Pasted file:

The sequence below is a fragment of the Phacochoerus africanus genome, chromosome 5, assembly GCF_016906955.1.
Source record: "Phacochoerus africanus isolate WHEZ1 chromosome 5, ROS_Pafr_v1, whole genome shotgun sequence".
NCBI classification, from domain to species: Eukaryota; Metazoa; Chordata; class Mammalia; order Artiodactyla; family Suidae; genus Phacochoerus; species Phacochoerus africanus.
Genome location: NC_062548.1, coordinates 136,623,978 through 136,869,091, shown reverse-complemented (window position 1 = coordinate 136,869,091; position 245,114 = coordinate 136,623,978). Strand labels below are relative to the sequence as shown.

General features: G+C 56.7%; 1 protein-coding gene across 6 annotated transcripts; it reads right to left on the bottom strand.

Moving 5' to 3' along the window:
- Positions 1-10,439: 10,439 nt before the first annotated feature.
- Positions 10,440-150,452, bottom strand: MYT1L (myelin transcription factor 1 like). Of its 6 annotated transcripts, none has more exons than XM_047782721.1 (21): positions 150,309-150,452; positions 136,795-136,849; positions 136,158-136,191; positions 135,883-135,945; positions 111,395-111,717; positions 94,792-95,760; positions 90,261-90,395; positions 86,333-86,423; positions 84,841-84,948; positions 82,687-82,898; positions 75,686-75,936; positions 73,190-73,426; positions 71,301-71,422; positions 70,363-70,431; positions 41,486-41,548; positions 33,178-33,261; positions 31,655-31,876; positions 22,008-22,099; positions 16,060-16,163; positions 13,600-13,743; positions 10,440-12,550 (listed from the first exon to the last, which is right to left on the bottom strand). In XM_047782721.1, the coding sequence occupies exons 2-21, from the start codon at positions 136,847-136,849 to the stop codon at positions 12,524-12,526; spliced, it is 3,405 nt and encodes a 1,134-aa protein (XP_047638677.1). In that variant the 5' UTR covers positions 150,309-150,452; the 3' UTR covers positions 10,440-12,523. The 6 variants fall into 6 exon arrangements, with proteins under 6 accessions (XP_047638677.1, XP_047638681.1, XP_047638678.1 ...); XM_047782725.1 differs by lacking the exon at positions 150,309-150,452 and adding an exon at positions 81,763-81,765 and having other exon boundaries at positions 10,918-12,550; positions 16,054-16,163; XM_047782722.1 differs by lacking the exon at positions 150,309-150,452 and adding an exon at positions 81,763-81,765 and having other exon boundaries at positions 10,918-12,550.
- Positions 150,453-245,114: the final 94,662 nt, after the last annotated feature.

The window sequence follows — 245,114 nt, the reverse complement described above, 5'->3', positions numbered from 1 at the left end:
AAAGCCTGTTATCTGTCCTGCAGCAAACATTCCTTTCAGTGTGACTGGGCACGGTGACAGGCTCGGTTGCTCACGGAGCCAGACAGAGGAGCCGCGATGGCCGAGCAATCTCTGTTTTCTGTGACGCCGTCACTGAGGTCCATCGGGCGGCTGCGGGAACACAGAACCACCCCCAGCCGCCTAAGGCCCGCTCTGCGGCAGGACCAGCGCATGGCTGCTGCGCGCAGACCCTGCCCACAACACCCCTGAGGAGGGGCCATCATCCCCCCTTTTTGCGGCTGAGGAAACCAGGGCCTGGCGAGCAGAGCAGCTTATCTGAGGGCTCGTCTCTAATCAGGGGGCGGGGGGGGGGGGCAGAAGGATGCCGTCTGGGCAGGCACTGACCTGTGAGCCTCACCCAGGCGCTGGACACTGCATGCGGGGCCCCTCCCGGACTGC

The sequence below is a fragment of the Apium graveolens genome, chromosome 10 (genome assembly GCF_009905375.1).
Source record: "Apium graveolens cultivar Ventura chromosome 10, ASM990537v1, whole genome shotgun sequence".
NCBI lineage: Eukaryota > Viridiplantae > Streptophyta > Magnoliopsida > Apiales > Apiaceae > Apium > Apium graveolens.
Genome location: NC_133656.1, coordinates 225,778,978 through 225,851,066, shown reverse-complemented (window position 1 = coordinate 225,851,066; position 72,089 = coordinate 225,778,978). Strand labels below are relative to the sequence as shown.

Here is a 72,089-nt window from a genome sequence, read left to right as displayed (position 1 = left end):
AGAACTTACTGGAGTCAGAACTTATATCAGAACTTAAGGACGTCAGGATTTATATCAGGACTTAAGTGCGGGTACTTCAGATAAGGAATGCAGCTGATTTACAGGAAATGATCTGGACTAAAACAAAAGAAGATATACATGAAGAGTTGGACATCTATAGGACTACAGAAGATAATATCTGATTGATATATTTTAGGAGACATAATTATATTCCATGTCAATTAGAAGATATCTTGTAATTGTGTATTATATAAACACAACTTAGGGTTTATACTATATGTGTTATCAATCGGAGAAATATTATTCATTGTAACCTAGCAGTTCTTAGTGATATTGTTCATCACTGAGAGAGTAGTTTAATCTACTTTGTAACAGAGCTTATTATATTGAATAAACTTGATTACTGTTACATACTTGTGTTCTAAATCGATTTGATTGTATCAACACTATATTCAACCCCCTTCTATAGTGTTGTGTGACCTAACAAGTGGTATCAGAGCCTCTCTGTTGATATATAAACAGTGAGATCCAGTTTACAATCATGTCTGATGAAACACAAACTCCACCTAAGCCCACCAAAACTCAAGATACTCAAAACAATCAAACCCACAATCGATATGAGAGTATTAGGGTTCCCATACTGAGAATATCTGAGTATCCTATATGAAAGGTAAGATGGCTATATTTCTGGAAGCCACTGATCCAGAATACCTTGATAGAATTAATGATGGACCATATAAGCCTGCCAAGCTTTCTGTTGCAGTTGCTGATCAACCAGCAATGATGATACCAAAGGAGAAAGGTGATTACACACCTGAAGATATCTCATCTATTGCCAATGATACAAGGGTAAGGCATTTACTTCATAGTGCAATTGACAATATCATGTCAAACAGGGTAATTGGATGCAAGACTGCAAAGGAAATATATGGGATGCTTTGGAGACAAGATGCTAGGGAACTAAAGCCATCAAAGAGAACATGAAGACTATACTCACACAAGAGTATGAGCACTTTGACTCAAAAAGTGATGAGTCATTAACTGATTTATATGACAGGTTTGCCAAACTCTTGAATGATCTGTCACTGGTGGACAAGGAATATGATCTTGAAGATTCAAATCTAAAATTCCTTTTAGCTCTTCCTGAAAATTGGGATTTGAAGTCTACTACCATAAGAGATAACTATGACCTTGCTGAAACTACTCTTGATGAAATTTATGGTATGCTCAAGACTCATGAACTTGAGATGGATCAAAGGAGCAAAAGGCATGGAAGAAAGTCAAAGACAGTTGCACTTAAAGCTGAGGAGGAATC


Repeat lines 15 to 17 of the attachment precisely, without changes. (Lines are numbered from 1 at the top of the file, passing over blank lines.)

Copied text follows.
Genome location: NC_133656.1, coordinates 225,778,978 through 225,851,066, shown reverse-complemented (window position 1 = coordinate 225,851,066; position 72,089 = coordinate 225,778,978). Strand labels below are relative to the sequence as shown.

Here is a 72,089-nt window from a genome sequence, read left to right as displayed (position 1 = left end):
AGAACTTACTGGAGTCAGAACTTATATCAGAACTTAAGGACGTCAGGATTTATATCAGGACTTAAGTGCGGGTACTTCAGATAAGGAATGCAGCTGATTTACAGGAAATGATCTGGACTAAAACAAAAGAAGATATACATGAAGAGTTGGACATCTATAGGACTACAGAAGATAATATCTGATTGATATATTTTAGGAGACATAATTATATTCCATGTCAATTAGAAGATATCTTGTAATTGTGTATTATATAAACACAACTTAGGGTTTATACTATATGTGTTATCAATCGGAGAAATATTATTCATTGTAACCTAGCAGTTCTTAGTGATATTGTTCATCACTGAGAGAGTAGTTTAATCTACTTTGTAACAGAGCTTATTATATTGAATAAACTTGATTACTGTTACATACTTGTGTTCTAAATCGATTTGATTGTATCAACACTATATTCAACCCCCTTCTATAGTGTTGTGTGACCTAACAAGTGGTATCAGAGCCTCTCTGTTGATATATAAACAGTGAGATCCAGTTTACAATCATGTCTGATGAAACACAAACTCCACCTAAGCCCACCAAAACTCAAGATACTCAAAACAATCAAACCCACAATCGATATGAGAGTATTAGGGTTCCCATACTGAGAATATCTGAGTATCCTATATGAAAGGTAAGATGGCTATATTTCTGGAAGCCACTGATCCAGAATACCTTGATAGAATTAATGATGGACCATATAAGCCTGCCAAGCTTTCTGTTGCAGTTGCTGATCAACCAGCAATGATGATACCAAAGGAGAAAGGTGATTACACACCTGAAGATATCTCATCTATTGCCAATGATACAAGGGTAAGGCATTTACTTCATAGTGCAATTGACAATATCATGTCAAACAGGGTAATTGGATGCAAGACTGCAAAGGAAATATATGGGATGCTTTGGAGACAAGATGCTAGGGAACTAAAGCCATCAAAGAGAACATGAAGACTATACTCACACAAGAGTATGAGCACTTTGACTCAAAAAGTGATGAGTCATTAACTGATTTATATGACAGGTTTGCCAAACTCTTGAATGATCTGTCACTGGTGGACAAGGAATATGATCTTGAAGATTCAAATCTAAAATTCCTTTTAGCTCTTCCTGAAAATTGGGATTTGAAGTCTACTACCATAAGAGATAACTATGACCTTGCTGAAACTACTCTTGATGAAATTTATGGTATGCTCAAGACTCATGAACTTGAGATGGATCAAAGGAGCAAAAGGCATGGAAGAAAGTCAAAGACAGTTGCACTTAAAGCTGAGGAGGAATC